Webb in Burma: What good are talks with Asian dictators?
Friday, August 21, 2009 E-Mail this story Free Headline Alerts
PARIS — When a kangaroo court in Rangoon slapped an additional sentence on the already incarcerated pro-democracy leader Aung San Suu Kyi, the world winced. To be sure there was the perfunctory outrage, especially in Europe where French President Nicolas Sarkozy called the sentence on this Nobel laureate “a brutal and unjust verdict.” And the European Union presidency demanded her “immediate freedom without conditions.”
Yet half a world away in the never-never land of Burma’s socialist republic, the ruling junta felt assured they would ride the most recent ripple of world outrage as much as they survived the near political tsunami wave of condemnation over their blundered and callous handling of foreign aid after a devastating typhoon in May 2008 killed over 100,000 of their own people.
Days after the verdict, the UN Security Council, despite laudable pressures from Britain, France, and the United States, could barely summon a mild verbal rebuke to the Burmese generals. Given strong political resistance by China and Russia, a Council statement (not a resolution) expressed “serious concern” over the court sentence, but could not utter the word “condemnation” as many countries including the U.S. had wanted.
At the time of independence from Britain after WWII, Burma held so much promise. A resource-rich and bountiful land, which could and should have been a model Southeast Asian state, sadly instead, the country slipped into the grip of a military rule whose bizarre blend of socialism, nationalism, self-reliance and corruption, made the country now known as Myanmar, a regime isolated save for a few friends like the People’s Republic of China and North Korea.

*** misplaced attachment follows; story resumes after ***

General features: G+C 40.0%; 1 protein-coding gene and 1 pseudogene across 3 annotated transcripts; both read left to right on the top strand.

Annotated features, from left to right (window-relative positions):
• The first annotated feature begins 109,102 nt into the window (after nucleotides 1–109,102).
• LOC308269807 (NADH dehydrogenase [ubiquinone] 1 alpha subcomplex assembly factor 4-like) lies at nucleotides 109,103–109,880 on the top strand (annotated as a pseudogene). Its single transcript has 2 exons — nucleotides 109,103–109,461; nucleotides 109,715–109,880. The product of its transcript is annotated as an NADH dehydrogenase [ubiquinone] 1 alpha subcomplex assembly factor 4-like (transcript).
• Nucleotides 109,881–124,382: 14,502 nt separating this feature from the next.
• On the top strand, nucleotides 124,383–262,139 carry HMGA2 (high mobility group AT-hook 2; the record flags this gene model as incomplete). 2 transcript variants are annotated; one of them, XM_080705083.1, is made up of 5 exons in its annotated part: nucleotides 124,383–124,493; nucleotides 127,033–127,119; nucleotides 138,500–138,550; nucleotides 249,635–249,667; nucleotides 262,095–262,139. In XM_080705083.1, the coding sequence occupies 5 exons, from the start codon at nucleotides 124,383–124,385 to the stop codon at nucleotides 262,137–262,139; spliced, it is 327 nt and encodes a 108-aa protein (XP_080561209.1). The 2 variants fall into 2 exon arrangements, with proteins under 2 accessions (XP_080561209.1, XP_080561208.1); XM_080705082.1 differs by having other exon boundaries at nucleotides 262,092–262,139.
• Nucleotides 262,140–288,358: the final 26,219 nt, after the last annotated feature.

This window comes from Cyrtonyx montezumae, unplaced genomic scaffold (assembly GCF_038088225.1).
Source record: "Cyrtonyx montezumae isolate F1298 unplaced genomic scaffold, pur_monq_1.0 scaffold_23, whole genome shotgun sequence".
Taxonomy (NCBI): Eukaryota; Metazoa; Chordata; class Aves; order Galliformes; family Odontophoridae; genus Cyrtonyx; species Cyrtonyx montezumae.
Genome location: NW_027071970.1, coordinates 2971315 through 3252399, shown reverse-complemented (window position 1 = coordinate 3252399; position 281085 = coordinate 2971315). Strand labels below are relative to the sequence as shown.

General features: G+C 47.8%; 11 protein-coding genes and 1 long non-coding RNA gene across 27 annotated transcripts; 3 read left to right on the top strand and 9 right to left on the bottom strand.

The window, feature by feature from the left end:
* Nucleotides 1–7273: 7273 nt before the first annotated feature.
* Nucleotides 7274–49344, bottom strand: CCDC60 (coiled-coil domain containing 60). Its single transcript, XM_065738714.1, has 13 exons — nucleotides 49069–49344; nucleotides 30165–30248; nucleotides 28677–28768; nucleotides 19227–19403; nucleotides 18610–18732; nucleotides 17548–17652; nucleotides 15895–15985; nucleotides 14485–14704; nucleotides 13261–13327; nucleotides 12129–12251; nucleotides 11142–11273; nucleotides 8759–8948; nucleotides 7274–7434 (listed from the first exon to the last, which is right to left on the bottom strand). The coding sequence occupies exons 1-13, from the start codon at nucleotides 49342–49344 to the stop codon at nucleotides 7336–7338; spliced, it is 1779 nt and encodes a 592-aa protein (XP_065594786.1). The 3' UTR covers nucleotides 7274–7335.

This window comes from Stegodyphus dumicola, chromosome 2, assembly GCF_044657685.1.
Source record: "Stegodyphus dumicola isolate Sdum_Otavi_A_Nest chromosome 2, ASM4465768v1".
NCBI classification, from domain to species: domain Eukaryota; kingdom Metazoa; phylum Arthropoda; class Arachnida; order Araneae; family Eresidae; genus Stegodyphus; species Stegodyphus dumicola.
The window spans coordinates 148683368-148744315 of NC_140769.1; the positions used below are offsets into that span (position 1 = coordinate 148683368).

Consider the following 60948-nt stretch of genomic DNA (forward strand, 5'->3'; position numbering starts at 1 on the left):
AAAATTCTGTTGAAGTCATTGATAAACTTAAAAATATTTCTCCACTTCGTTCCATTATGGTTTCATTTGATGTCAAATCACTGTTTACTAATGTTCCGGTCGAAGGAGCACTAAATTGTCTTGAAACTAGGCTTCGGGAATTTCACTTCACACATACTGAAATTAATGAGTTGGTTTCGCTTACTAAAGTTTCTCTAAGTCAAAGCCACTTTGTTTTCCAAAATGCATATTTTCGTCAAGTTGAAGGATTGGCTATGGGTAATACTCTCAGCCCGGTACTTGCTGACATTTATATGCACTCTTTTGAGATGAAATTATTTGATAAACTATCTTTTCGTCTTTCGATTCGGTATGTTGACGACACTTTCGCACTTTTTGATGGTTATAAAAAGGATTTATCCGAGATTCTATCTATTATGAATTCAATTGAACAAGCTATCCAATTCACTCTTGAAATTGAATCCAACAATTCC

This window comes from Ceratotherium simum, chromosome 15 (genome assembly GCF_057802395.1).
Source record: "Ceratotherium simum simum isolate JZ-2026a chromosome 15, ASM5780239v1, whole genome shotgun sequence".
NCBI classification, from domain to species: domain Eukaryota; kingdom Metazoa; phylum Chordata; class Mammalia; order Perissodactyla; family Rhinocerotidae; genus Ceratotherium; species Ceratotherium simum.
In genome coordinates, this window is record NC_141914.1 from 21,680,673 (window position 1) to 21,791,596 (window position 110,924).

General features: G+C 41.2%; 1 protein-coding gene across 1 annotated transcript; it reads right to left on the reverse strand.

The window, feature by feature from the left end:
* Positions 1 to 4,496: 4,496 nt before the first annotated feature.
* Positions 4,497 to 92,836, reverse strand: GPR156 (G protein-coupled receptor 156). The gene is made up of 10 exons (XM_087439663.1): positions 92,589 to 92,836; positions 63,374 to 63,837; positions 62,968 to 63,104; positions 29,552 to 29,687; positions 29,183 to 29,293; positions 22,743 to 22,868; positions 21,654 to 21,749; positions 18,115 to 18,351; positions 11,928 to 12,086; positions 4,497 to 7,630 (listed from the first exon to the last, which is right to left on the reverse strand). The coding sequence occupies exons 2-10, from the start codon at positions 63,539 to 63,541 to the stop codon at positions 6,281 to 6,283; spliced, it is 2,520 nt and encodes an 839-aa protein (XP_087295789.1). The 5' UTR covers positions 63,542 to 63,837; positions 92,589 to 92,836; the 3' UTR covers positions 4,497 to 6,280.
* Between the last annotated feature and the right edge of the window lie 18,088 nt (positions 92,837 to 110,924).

Burma which has been under military rule since 1962 plans an staged election next year, without of course the pesky participation of opposition politicians like Suu Kyi who may actually win as did her forces in 1990 before the results were overturned. She has since spent 14 of the past 20 years under house arrest.
Much of the international community has been striving for the release of Aung San Suu Kyi and many other political prisoners. In Western Europe, Burma’s tragedy has long been a cause celebre much like the cause of Tibet. Significantly during the Bush Administration, the USA pushed hard for political openness but to little avail. And the United Nations has sent numerous envoys to the Southeast Asian land but with little tangible result.
In early July UN Secretary General Ban Ki-moon visited Rangoon to try his diplomatic persuasion skills with the ruling generals. He came back embarrassingly empty handed.
U.S. Senator Jim Webb (D-Virginia) an Obama confident, recently visited Rangoon to try his hand at unlocking the bizarre maze of Burmese politics. On the one hand Webb succeeded in freeing an imprisoned American John Yettaw, an eccentric who triggered the whole fiasco in the first place by sneaking into Suu Kyi’s residence in May and allowing the Junta the perfect excuse to slam the laureate with a new trial for having broken the terms of her house arrest.
But Webb’s mission to Myanmar by the Chair of the Senate Foreign Relations subcommittee on East Asia and Pacific affairs, brings a whole new legitimacy to a sordid regime long shunned by the West for good reason. Though Senator Webb has reflected the Obama Administration’s wish for a more “constructive” American engagement with Burma’s rulers, the aftermath of his dialogue with dictator General Than Shwe now faces a number of hurdles, most especially Aung San Suu Kyi’s vocal and politically active supporters in the USA, Europe, and needless to say Burma itself.
On the other hand, Washington’s opposition to the Junta rests primarily on human rights grounds and its lacking freedoms. Let’s face it, while Burma is a totally wretched regime, it does not really pose a regional danger to its neighbors, nor it does have any historic conflict with the USA, as does say North Korea. But this is not the time to end or ease economic sanctions
But why now? Clearly Washington wants to wean the Rangoon rulers from their political and military dependence on People’s China. This may be wishful thinking. Mainland China has a long border with Burma, and uses the Southeast Asian state as a natural resource entrepot for minerals, rubies and timber, as well as a geopolitical backdoor to the Bay of Bengal. In other words this is Beijing’s neighborhood. It is appallingly naive for Washington to assume otherwise.